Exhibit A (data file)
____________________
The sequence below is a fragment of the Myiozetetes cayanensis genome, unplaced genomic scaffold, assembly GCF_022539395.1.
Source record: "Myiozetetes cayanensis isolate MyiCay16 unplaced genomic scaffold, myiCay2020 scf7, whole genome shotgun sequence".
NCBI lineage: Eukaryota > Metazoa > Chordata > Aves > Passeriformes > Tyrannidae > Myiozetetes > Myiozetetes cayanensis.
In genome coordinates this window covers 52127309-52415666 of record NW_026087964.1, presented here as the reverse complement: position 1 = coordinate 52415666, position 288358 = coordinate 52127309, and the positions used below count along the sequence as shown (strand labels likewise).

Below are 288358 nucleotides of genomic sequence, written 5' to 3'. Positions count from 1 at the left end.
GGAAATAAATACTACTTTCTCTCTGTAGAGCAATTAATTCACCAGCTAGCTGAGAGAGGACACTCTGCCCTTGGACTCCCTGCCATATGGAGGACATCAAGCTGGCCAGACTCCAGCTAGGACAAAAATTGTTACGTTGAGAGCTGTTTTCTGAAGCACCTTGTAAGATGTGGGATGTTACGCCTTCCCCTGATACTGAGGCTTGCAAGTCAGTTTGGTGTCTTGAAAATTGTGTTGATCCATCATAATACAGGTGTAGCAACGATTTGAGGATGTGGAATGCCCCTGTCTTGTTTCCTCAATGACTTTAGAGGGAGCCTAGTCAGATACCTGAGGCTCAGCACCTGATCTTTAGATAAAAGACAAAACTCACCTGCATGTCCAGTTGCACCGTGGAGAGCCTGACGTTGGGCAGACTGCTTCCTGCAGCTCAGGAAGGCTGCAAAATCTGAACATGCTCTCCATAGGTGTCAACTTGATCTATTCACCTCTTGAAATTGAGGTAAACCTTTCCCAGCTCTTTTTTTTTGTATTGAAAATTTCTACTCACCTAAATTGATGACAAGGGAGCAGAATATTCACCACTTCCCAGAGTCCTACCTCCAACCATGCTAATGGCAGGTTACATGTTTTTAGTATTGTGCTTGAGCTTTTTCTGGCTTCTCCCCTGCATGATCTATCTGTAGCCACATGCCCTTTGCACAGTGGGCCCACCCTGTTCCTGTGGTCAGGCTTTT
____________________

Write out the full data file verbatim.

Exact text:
The sequence below is a fragment of the Myiozetetes cayanensis genome, unplaced genomic scaffold, assembly GCF_022539395.1.
Source record: "Myiozetetes cayanensis isolate MyiCay16 unplaced genomic scaffold, myiCay2020 scf7, whole genome shotgun sequence".
NCBI lineage: Eukaryota > Metazoa > Chordata > Aves > Passeriformes > Tyrannidae > Myiozetetes > Myiozetetes cayanensis.
In genome coordinates this window covers 52127309-52415666 of record NW_026087964.1, presented here as the reverse complement: position 1 = coordinate 52415666, position 288358 = coordinate 52127309, and the positions used below count along the sequence as shown (strand labels likewise).

Below are 288358 nucleotides of genomic sequence, written 5' to 3'. Positions count from 1 at the left end.
GGAAATAAATACTACTTTCTCTCTGTAGAGCAATTAATTCACCAGCTAGCTGAGAGAGGACACTCTGCCCTTGGACTCCCTGCCATATGGAGGACATCAAGCTGGCCAGACTCCAGCTAGGACAAAAATTGTTACGTTGAGAGCTGTTTTCTGAAGCACCTTGTAAGATGTGGGATGTTACGCCTTCCCCTGATACTGAGGCTTGCAAGTCAGTTTGGTGTCTTGAAAATTGTGTTGATCCATCATAATACAGGTGTAGCAACGATTTGAGGATGTGGAATGCCCCTGTCTTGTTTCCTCAATGACTTTAGAGGGAGCCTAGTCAGATACCTGAGGCTCAGCACCTGATCTTTAGATAAAAGACAAAACTCACCTGCATGTCCAGTTGCACCGTGGAGAGCCTGACGTTGGGCAGACTGCTTCCTGCAGCTCAGGAAGGCTGCAAAATCTGAACATGCTCTCCATAGGTGTCAACTTGATCTATTCACCTCTTGAAATTGAGGTAAACCTTTCCCAGCTCTTTTTTTTTGTATTGAAAATTTCTACTCACCTAAATTGATGACAAGGGAGCAGAATATTCACCACTTCCCAGAGTCCTACCTCCAACCATGCTAATGGCAGGTTACATGTTTTTAGTATTGTGCTTGAGCTTTTTCTGGCTTCTCCCCTGCATGATCTATCTGTAGCCACATGCCCTTTGCACAGTGGGCCCACCCTGTTCCTGTGGTCAGGCTTTT